Check it out: How permissions are answered in Authzed

Check it out: How permissions are answered in Authzed
NOTE: This blog post makes use of Zanzibar terminology and namespace configuration. It will be updated in the future to match current Authzed terms and schema configuration

What to ask

Authentication and Authorization are searching for the answers to questions.

For Authentication the question being asked is “Who are you?”. The software requests to know who the calling user (or machine or entity) is, so that it can make decisions, assign ownership or simply log usage. Authentication is about identity.

An image of a Vorlon from Babylon 5
The Vorlons (and Authentication providers) ask: Who are you?

Authorization, on the other hand, is concerned with a different question: “What do you want (to do)?” The software requests to know what the calling user (or machine or entity) wants to do, so that it can verify and validate that the calling user is allowed to take such action. Authorization is about permission.

An image of a Shadow from Babylon 5
The Shadows (and Authzed) ask: What do you want (to do)?

Framing the question

Imagine a simple permissions situation: A user (“Fred”) is attempting to open a document. We’ve already answered the Authentication question here (“Who are you?” -> “Fred!") and now we are attempting to answer the Authorization question: “What do you want to do?” -> “I want to read the document”.

This question can be simplified:

Can Fred read the document?

Many developers tend to think of such permission questions as “easy” or even as an afterthought; afterall, how hard can it be to answer a question like “Can Fred read the document?”. However, within the shadows of that simple question actually lies a host of potential complexity, performance bottlenecks, and security concerns.

At Authzed, our authorization platform as a service is designed to answer these kinds of permissions questions efficiently and with minimal overhead, while providing tooling to handle the bulk of the complexity.

Subject: Taking action on the object

Within the Authzed API, these basic permissions questions are called Checks, and here we’ll shine a light on the process that Authzed uses to answer these queries, and how doing so allows for stronger and more powerful permissions models.

Let’s take our example from above: “Can Fred read the document?” Or perhaps another example: Can this machine delete this row in the database? Both examples express a question with the same form:

“Can <subject> perform <action> on the <object>?”

In our first example, the object is the specific document being accessed, the action is read and the subject is the user Fred: We want to know whether Fred has permission to read the document.

Similarly, in our second example, the action is delete, the object is the specific row to be deleted, and the subject is the account for the machine making the call: We want to know whether the machine has permission to delete the row.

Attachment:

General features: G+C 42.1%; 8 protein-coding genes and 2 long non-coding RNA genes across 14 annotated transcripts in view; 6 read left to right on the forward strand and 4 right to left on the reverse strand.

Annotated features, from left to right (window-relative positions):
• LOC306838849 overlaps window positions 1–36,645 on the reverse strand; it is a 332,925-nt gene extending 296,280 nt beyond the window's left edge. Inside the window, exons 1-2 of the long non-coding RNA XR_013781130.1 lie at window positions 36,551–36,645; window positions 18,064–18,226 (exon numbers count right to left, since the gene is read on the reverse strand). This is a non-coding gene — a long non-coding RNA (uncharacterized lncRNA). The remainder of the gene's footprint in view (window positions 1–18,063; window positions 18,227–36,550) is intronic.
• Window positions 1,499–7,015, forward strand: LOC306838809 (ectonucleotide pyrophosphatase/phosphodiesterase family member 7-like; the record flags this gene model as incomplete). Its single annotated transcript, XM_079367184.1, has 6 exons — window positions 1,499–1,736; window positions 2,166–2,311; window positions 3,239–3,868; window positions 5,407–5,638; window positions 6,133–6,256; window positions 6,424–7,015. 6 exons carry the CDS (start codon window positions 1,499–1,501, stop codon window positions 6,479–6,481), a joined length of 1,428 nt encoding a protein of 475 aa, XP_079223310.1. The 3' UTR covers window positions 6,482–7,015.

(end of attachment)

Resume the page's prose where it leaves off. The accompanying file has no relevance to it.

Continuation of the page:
However permissions systems are rarely about a single subject, action or object. Rather, we need to know how we can generically answer this kind of question, for all combinations of subjects, actions and objects.

Forming relation(ships)

At their core, Permissions' answers are decided by relationships: Fred can read the document if there exists the correct type of relationship between Fred and the document. How these relationships are formed depends on the kind of permissions system being used. In RBAC, for example, these relationships are expressed as roles, such as reader, writer, or admin, each defining a set of permissions for subjects, while in ABAC, as another example, these relationships are expressed as attributes, such as can_read.

When using Authzed, developers define their own relationships via a combination of namespaces and tuples. Each namespace defines a kind of object along with its possible relationships to other objects. A tuple is the data that realizes the actual link between specific objects using one of the possible relationships.

While Authzed is not restricted to a specific kind of permissions model (because developers have the freedom to create their own) for convenience we will demonstrate an RBAC-like model with three different roles: reader, owner and an admin on the parent “organization” that owns the document.

The kinds of objects (and how they can possibly relate) are expressed in the Authzed namespace configuration language (for more information, see Developing a namespace). Each namespace defines a kind of object, and has zero (or more) relations, which defines a possible relationship between objects of that type and other objects.

Let’s define for our example:

user

name: "user"

organization

name: "organization"

# Users can be marked as being admins on the organization.
relation {
    name: "admin"
}

document

name: "document"

# Users can be marked as being readers of the document.
relation {
    name: "reader"
    userset_rewrite {
        union {
            child { _this {} }
            child { computed_userset { relation: "owner" } }
        }
    }
}

# Users can be marked as being owners of the document.
relation {
    name: "owner"
    userset_rewrite {
      union {
        child { _this {} }
        child {
          tuple_to_userset {
            tupleset { relation: "organization" } # document -> organization
            computed_userset {
              object: TUPLE_USERSET_OBJECT # org admins
              relation: "admin"
            }
          }
        }
      }
    }
}

# A document can be marked with being part of an organization.
relation {
    name: "organization"
}

In addition to the namespace configurations, we also need to realize the relationships between these objects. In Authzed, we do so by writing one or more tuples, defining edges from one object to another: